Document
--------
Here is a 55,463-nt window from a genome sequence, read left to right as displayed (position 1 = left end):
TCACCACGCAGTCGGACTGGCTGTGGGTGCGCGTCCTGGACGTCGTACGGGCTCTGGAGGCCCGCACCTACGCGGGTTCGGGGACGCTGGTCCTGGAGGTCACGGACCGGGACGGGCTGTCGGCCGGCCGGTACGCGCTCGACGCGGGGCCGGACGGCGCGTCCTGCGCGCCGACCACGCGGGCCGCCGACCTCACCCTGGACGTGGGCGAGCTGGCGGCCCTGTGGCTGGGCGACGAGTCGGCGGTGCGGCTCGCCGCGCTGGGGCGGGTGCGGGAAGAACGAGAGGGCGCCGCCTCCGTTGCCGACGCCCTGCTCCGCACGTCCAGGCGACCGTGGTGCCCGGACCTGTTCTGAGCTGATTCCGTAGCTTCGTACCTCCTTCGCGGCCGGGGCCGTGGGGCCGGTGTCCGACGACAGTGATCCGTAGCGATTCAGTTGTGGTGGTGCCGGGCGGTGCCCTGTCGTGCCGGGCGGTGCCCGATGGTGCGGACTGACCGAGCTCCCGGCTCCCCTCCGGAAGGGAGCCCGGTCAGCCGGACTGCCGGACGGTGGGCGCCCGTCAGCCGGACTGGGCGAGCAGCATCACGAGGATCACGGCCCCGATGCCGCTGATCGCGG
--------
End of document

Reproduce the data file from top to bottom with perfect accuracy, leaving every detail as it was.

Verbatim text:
Here is a 55,463-nt window from a genome sequence, read left to right as displayed (position 1 = left end):
TCACCACGCAGTCGGACTGGCTGTGGGTGCGCGTCCTGGACGTCGTACGGGCTCTGGAGGCCCGCACCTACGCGGGTTCGGGGACGCTGGTCCTGGAGGTCACGGACCGGGACGGGCTGTCGGCCGGCCGGTACGCGCTCGACGCGGGGCCGGACGGCGCGTCCTGCGCGCCGACCACGCGGGCCGCCGACCTCACCCTGGACGTGGGCGAGCTGGCGGCCCTGTGGCTGGGCGACGAGTCGGCGGTGCGGCTCGCCGCGCTGGGGCGGGTGCGGGAAGAACGAGAGGGCGCCGCCTCCGTTGCCGACGCCCTGCTCCGCACGTCCAGGCGACCGTGGTGCCCGGACCTGTTCTGAGCTGATTCCGTAGCTTCGTACCTCCTTCGCGGCCGGGGCCGTGGGGCCGGTGTCCGACGACAGTGATCCGTAGCGATTCAGTTGTGGTGGTGCCGGGCGGTGCCCTGTCGTGCCGGGCGGTGCCCGATGGTGCGGACTGACCGAGCTCCCGGCTCCCCTCCGGAAGGGAGCCCGGTCAGCCGGACTGCCGGACGGTGGGCGCCCGTCAGCCGGACTGGGCGAGCAGCATCACGAGGATCACGGCCCCGATGCCGCTGATCGCGG